Case Study: Early Childhood Conversion
Located in an existing building attached to a Lutheran Church, this early childhood head start facility will serve the community for the growing need of childcare for infants through preschool age children. Within the program there are 4 classrooms, a staff room, a new shared kitchenette, an open central activity area and a new playground.
Originally, the existing building was designed for a Sunday School program, divided into various sized classrooms surrounding an open, versatile space in the center. We converted the classrooms into the daycare rooms by:
- Using the Connecticut Office of Early Childhood’s regulations to calculate how many children and staff can be assigned to each room. Because the infant/toddler age children can have a maximum of 8 children per room, and the preschool age children can have a maximum of 20 children per room, the smaller classrooms will house the infants and toddlers, and the larger ones will house preschool children.
- Adding the required amount of plumbing fixtures – sinks, toilets and changing table areas.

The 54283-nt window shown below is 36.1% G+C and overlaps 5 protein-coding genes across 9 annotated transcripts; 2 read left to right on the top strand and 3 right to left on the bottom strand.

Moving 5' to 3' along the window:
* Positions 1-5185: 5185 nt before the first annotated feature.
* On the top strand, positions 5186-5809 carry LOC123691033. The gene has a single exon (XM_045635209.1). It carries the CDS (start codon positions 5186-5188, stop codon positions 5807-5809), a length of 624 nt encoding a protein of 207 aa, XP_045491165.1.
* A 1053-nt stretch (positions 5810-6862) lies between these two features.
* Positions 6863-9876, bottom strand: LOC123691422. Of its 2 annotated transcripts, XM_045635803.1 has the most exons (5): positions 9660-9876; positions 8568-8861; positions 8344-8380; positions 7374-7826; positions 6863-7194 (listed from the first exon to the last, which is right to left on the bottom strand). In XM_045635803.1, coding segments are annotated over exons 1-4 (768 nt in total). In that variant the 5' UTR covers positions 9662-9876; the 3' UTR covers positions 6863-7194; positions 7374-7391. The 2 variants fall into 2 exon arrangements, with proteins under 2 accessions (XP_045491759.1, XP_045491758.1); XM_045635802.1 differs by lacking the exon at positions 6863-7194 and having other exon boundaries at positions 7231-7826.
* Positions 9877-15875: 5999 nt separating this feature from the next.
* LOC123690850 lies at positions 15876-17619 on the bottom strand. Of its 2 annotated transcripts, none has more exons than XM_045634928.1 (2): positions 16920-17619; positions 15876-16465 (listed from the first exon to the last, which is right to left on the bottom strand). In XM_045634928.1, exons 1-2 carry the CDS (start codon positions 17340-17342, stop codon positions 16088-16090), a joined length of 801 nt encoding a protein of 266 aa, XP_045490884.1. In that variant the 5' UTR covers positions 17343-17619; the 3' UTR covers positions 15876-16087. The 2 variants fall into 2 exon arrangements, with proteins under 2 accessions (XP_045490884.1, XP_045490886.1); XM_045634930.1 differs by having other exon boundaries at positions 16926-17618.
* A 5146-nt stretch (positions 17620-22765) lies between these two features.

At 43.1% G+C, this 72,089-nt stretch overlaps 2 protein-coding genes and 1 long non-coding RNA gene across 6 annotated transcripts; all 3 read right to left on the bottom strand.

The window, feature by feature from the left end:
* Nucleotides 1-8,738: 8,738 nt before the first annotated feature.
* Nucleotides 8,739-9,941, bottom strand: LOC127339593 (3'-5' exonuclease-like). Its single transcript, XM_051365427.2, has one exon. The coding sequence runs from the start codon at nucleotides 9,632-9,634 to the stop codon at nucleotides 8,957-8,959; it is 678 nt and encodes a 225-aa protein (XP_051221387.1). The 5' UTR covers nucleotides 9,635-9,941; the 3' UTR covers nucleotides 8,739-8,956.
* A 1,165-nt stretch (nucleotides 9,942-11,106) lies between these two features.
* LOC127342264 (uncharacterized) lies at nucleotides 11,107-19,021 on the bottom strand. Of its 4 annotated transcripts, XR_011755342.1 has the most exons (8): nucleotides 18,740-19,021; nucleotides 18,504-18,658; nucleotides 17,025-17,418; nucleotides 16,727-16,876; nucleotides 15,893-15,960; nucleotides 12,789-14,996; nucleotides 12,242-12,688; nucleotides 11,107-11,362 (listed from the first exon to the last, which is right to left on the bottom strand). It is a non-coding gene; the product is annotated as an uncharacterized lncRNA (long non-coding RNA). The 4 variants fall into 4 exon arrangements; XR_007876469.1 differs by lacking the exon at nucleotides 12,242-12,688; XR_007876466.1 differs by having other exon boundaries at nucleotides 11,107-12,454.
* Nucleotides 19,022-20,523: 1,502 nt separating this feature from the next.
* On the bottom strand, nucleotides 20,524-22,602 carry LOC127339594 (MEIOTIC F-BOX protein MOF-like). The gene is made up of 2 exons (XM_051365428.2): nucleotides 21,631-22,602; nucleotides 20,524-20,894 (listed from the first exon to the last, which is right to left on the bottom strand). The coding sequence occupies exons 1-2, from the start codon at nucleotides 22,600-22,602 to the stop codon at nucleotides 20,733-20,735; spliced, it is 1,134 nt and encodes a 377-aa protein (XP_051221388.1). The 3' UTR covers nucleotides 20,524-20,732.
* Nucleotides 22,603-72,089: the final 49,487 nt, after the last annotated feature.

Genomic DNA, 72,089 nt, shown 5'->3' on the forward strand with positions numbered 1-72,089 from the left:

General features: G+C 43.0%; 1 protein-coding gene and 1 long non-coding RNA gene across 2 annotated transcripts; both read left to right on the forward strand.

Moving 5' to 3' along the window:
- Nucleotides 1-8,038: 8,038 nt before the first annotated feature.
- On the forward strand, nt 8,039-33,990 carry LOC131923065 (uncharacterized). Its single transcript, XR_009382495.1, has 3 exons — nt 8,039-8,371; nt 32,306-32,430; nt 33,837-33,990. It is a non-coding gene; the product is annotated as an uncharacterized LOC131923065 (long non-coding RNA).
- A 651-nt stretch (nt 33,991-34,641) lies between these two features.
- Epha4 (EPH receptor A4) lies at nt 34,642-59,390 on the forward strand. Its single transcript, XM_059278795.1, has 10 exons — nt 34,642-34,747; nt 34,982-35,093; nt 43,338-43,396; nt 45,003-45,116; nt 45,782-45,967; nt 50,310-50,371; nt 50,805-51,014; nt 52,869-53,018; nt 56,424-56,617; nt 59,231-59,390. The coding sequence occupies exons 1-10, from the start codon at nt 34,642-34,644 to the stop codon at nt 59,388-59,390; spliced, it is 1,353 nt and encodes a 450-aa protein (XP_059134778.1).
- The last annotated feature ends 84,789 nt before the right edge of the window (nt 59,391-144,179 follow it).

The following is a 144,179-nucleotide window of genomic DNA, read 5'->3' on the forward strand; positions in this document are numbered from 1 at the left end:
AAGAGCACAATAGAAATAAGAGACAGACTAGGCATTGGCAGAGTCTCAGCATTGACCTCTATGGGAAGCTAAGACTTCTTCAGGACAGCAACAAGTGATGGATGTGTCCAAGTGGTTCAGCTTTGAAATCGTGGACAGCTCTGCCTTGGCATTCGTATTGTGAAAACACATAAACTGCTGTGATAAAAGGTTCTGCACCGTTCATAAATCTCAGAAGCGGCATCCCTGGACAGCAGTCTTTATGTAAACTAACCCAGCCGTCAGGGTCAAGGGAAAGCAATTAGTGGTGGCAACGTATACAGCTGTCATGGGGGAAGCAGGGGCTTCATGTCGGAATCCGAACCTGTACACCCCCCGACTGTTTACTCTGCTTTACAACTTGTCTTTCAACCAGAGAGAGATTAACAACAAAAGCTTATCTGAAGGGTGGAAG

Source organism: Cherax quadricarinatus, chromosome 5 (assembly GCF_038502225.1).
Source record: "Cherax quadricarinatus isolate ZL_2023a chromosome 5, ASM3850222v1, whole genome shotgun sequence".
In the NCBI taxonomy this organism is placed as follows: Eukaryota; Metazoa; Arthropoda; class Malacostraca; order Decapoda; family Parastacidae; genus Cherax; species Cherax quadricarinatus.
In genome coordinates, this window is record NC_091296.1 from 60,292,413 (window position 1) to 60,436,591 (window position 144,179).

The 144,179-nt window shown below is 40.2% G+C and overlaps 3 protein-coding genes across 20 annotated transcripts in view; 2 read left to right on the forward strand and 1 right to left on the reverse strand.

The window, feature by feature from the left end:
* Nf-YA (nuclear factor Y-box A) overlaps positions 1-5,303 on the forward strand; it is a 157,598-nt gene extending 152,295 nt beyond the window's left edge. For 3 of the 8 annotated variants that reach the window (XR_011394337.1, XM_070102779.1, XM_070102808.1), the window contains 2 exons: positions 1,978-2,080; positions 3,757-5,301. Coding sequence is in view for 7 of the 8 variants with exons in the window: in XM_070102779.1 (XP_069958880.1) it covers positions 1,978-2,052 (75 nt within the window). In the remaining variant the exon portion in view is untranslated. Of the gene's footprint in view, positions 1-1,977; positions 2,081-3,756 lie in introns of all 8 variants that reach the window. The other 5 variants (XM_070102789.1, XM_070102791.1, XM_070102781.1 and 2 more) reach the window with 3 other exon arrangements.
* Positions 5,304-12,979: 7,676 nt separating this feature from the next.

- Updating the finishes to more sustainable and maintenance-free choices, while reflecting a more child friendly atmosphere. Each room has a designated main color, which can be easily identifiable for the children, and uses accent colors to make each room colorful and interesting.
- Making sure the program works in each room is essential for the daycare design. Keeping built-in cabinetry and cubbies against the walls allows the center space of each classroom to be flexible. The programs include child-initiated and teacher-initiated activities, exploration and discovery,varied choices for children in materials and equipment, individual and small group activities, active and quiet play, sleep or quiet activity, nutritious snacks and meals, toileting and clean up.
- Using furniture that is multi-purpose and specifically designed for child care spaces, so that all activities can be accommodated within each classroom.
CENTRAL ACTIVITY SPACE
The classrooms surround a central, flexible activity space. We brought the railings surrounding this space up to code by building a knee wall that uses colored wood as dividers while creating book shelves within the activity space. The existing kitchenette was turned around, creating a teacher-accessed kitchenette on one side and a focus wall on the other. The central space will have many different uses, such as gross motor development activities, movie showings, music classes, parent teacher meetings, etc.
Converting an existing building into an early childcare facility can be accomplished by researching the needs and regulations for this type of program beforehand, and choosing an existing building that can accommodate this scope.
See our previous article CHECKLIST FOR EARLY CHILDHOOD CONVERSION for a list of everything you need to know before you start your project!
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